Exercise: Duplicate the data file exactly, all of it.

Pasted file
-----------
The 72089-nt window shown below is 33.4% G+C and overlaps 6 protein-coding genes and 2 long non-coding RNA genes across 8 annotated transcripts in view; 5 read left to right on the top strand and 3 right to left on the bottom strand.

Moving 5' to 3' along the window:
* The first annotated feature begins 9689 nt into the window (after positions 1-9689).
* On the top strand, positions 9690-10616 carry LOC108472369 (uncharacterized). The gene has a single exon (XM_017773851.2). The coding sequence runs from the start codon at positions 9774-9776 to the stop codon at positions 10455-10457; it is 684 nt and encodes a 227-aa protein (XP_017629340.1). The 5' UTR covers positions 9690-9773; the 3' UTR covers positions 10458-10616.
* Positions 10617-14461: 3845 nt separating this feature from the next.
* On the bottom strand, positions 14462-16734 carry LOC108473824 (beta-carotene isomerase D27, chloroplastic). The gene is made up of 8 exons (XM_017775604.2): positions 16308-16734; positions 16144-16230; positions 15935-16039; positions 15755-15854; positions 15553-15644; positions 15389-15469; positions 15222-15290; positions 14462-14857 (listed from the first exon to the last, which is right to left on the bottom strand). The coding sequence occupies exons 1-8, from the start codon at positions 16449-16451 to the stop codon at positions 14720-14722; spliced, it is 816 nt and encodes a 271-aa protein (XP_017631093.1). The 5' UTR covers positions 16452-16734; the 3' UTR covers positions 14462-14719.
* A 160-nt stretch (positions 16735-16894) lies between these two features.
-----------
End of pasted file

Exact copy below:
The 72089-nt window shown below is 33.4% G+C and overlaps 6 protein-coding genes and 2 long non-coding RNA genes across 8 annotated transcripts in view; 5 read left to right on the top strand and 3 right to left on the bottom strand.

Moving 5' to 3' along the window:
* The first annotated feature begins 9689 nt into the window (after positions 1-9689).
* On the top strand, positions 9690-10616 carry LOC108472369 (uncharacterized). The gene has a single exon (XM_017773851.2). The coding sequence runs from the start codon at positions 9774-9776 to the stop codon at positions 10455-10457; it is 684 nt and encodes a 227-aa protein (XP_017629340.1). The 5' UTR covers positions 9690-9773; the 3' UTR covers positions 10458-10616.
* Positions 10617-14461: 3845 nt separating this feature from the next.
* On the bottom strand, positions 14462-16734 carry LOC108473824 (beta-carotene isomerase D27, chloroplastic). The gene is made up of 8 exons (XM_017775604.2): positions 16308-16734; positions 16144-16230; positions 15935-16039; positions 15755-15854; positions 15553-15644; positions 15389-15469; positions 15222-15290; positions 14462-14857 (listed from the first exon to the last, which is right to left on the bottom strand). The coding sequence occupies exons 1-8, from the start codon at positions 16449-16451 to the stop codon at positions 14720-14722; spliced, it is 816 nt and encodes a 271-aa protein (XP_017631093.1). The 5' UTR covers positions 16452-16734; the 3' UTR covers positions 14462-14719.
* A 160-nt stretch (positions 16735-16894) lies between these two features.